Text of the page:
Portraying mental illness onscreen is difficult enough; to do it onstage is a tightrope. Underplaying it is not an option: this is theatre and you don’t have the luxury of lingering close-ups that will capture every muscle, every twitch on your face. But with something like schizophrenia, the mood swings are bound to be abrupt and the actor, therefore, runs the risk of what Robert Downey Jr. called “going full retard” in Tropic Thunder (we would have used a term more politically correct than that, but the nail is hammered alright). Last Saturday, Sarthak Mattoo, playing a schizophrenic man on the eve of his long-awaited release from a sanatorium, got the balance right, in a play called Crimson, performed at Delhi’s Alliance Française.
Crimson, written and directed by Debontika Das and Pallav Chander, was a short and crisp play, with a running time of just over an hour. Das is a psychology student, which undoubtedly helped with the dialogues for Mattoo’s character and the atmosphere of the story, which was structured as a three-act tragedy, with very brief sections buttoning it at the beginning and at the end.
The story begins with the schizophrenic recounting the series of events that led to him being restrained and taken away to the sanatorium. The dialogues here are very cleverly written: on one level, they could be read as the description of something grisly but unspecified. But the ambiguity of sentences like “I couldn’t finish what I started that night” also refers constantly to the state of in-betweenness that is the bane of the mentally ill. Whether it’s bipolar disorder, schizophrenia or any one of the half a dozen kinds of mental illness that have overlapping symptoms, the patient undergoes what might be termed an existential search, for a treasured object or person.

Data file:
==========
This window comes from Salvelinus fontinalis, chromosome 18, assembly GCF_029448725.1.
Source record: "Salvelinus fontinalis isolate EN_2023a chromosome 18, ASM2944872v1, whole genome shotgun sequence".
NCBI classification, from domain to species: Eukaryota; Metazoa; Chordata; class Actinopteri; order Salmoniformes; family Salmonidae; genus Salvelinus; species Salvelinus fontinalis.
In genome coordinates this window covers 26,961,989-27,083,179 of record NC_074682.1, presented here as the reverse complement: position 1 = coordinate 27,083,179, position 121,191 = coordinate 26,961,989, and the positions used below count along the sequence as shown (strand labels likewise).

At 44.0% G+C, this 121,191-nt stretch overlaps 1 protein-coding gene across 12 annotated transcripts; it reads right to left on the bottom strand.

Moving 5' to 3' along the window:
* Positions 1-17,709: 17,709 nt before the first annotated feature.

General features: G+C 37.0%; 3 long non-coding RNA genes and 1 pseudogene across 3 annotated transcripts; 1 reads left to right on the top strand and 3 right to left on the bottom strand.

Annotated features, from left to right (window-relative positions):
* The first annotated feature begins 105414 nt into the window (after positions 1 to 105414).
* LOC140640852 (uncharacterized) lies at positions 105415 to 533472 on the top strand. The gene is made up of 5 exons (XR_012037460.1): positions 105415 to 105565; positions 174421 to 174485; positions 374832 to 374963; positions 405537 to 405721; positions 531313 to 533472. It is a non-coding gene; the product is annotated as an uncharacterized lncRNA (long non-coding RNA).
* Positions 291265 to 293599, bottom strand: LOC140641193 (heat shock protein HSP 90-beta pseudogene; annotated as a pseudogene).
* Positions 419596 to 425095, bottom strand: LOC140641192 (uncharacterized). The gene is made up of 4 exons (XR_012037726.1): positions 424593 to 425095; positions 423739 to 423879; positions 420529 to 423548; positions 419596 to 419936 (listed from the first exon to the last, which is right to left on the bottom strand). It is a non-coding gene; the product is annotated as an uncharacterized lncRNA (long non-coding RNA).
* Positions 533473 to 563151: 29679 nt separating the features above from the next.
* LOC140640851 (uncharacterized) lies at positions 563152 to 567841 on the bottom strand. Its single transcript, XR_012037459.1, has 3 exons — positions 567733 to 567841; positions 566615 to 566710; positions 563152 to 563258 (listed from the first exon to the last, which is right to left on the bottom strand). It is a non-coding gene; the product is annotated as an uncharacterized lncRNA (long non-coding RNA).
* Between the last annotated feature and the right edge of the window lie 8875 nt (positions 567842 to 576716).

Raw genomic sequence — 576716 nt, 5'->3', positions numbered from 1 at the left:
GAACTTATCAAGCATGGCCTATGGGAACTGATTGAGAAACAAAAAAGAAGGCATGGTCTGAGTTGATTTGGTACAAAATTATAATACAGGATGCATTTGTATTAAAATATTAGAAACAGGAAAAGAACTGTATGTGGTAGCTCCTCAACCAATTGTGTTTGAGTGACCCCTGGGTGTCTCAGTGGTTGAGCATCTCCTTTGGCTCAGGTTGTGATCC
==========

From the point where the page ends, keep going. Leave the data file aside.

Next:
Crimson, written and directed by Debontika Das and Pallav Chander, was a short and crisp play, with a running time of just over an hour. Das is a psychology student, which undoubtedly helped with the dialogues for Mattoo’s character.
In Crimson, this is the schizophrenic’s lover, played by Shaik Sheeba. When Sheeba’s character describes the early days of their relationship, the genesis of the man’s descent into mental illness is spelt out clearly. At one point, she says, “You wanted a shadow, not a lover.” In a spirited monologue, Sheeba brings out her character’s consuming guilt and anguish, the pain of a woman who waited for more than a decade (for a phone call, a letter, a sign) with nothing to show for her efforts. Slowly, she begins to hate herself for still harbouring feelings for a man who never treated her all that well in the first place. In the middle of a monologue, there was a slightly loud message notification on an audience member’s phone, just when Sheeba was working her way into a bit of frenzy. This led to a nifty bit of fourth-wall improvisation; she yelled: “Who the f**k has their phone on? I’m trying to f***ing talk here!”
Other memorable moments include Mattoo’s harrowing monologue about how a sanatorium guard peed on him, and a delightful cameo by Milind Tyagi, who plays the schizophrenic’s doctor. Crimson could have done with a longer epilogue, with the loose ends of the plot being tied up slightly better. But on the whole, it was a superbly acted and entertaining play.